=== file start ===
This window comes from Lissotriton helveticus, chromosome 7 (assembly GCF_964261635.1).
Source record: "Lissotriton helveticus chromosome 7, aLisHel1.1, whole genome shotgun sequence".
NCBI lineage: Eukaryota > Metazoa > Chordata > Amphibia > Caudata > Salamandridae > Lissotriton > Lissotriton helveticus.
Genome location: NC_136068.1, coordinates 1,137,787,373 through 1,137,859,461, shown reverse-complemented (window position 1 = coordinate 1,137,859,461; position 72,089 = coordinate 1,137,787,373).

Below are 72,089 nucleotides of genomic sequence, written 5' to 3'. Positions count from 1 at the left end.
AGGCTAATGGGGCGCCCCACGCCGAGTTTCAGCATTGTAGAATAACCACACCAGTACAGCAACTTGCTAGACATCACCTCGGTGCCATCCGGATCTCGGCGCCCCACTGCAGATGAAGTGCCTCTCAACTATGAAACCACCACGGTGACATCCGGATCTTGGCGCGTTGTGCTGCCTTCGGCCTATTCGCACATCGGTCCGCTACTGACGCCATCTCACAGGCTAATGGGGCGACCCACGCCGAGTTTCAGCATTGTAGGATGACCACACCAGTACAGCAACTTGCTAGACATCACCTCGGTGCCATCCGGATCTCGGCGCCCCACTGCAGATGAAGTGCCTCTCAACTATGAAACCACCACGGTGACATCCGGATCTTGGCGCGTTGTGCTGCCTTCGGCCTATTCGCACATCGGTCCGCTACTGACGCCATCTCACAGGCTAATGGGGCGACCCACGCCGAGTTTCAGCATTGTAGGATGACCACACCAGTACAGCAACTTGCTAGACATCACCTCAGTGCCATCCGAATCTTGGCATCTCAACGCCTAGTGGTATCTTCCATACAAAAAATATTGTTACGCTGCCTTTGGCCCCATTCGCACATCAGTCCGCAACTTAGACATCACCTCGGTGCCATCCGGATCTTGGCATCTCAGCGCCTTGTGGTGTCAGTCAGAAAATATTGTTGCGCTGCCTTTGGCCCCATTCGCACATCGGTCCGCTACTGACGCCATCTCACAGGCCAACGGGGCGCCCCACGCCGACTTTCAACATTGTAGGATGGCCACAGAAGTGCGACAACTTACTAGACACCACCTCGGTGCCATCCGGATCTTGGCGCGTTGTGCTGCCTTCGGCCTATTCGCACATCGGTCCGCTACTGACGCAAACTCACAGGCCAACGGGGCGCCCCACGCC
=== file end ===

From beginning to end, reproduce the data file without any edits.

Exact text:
This window comes from Lissotriton helveticus, chromosome 7 (assembly GCF_964261635.1).
Source record: "Lissotriton helveticus chromosome 7, aLisHel1.1, whole genome shotgun sequence".
NCBI lineage: Eukaryota > Metazoa > Chordata > Amphibia > Caudata > Salamandridae > Lissotriton > Lissotriton helveticus.
Genome location: NC_136068.1, coordinates 1,137,787,373 through 1,137,859,461, shown reverse-complemented (window position 1 = coordinate 1,137,859,461; position 72,089 = coordinate 1,137,787,373).

Below are 72,089 nucleotides of genomic sequence, written 5' to 3'. Positions count from 1 at the left end.
AGGCTAATGGGGCGCCCCACGCCGAGTTTCAGCATTGTAGAATAACCACACCAGTACAGCAACTTGCTAGACATCACCTCGGTGCCATCCGGATCTCGGCGCCCCACTGCAGATGAAGTGCCTCTCAACTATGAAACCACCACGGTGACATCCGGATCTTGGCGCGTTGTGCTGCCTTCGGCCTATTCGCACATCGGTCCGCTACTGACGCCATCTCACAGGCTAATGGGGCGACCCACGCCGAGTTTCAGCATTGTAGGATGACCACACCAGTACAGCAACTTGCTAGACATCACCTCGGTGCCATCCGGATCTCGGCGCCCCACTGCAGATGAAGTGCCTCTCAACTATGAAACCACCACGGTGACATCCGGATCTTGGCGCGTTGTGCTGCCTTCGGCCTATTCGCACATCGGTCCGCTACTGACGCCATCTCACAGGCTAATGGGGCGACCCACGCCGAGTTTCAGCATTGTAGGATGACCACACCAGTACAGCAACTTGCTAGACATCACCTCAGTGCCATCCGAATCTTGGCATCTCAACGCCTAGTGGTATCTTCCATACAAAAAATATTGTTACGCTGCCTTTGGCCCCATTCGCACATCAGTCCGCAACTTAGACATCACCTCGGTGCCATCCGGATCTTGGCATCTCAGCGCCTTGTGGTGTCAGTCAGAAAATATTGTTGCGCTGCCTTTGGCCCCATTCGCACATCGGTCCGCTACTGACGCCATCTCACAGGCCAACGGGGCGCCCCACGCCGACTTTCAACATTGTAGGATGGCCACAGAAGTGCGACAACTTACTAGACACCACCTCGGTGCCATCCGGATCTTGGCGCGTTGTGCTGCCTTCGGCCTATTCGCACATCGGTCCGCTACTGACGCAAACTCACAGGCCAACGGGGCGCCCCACGCC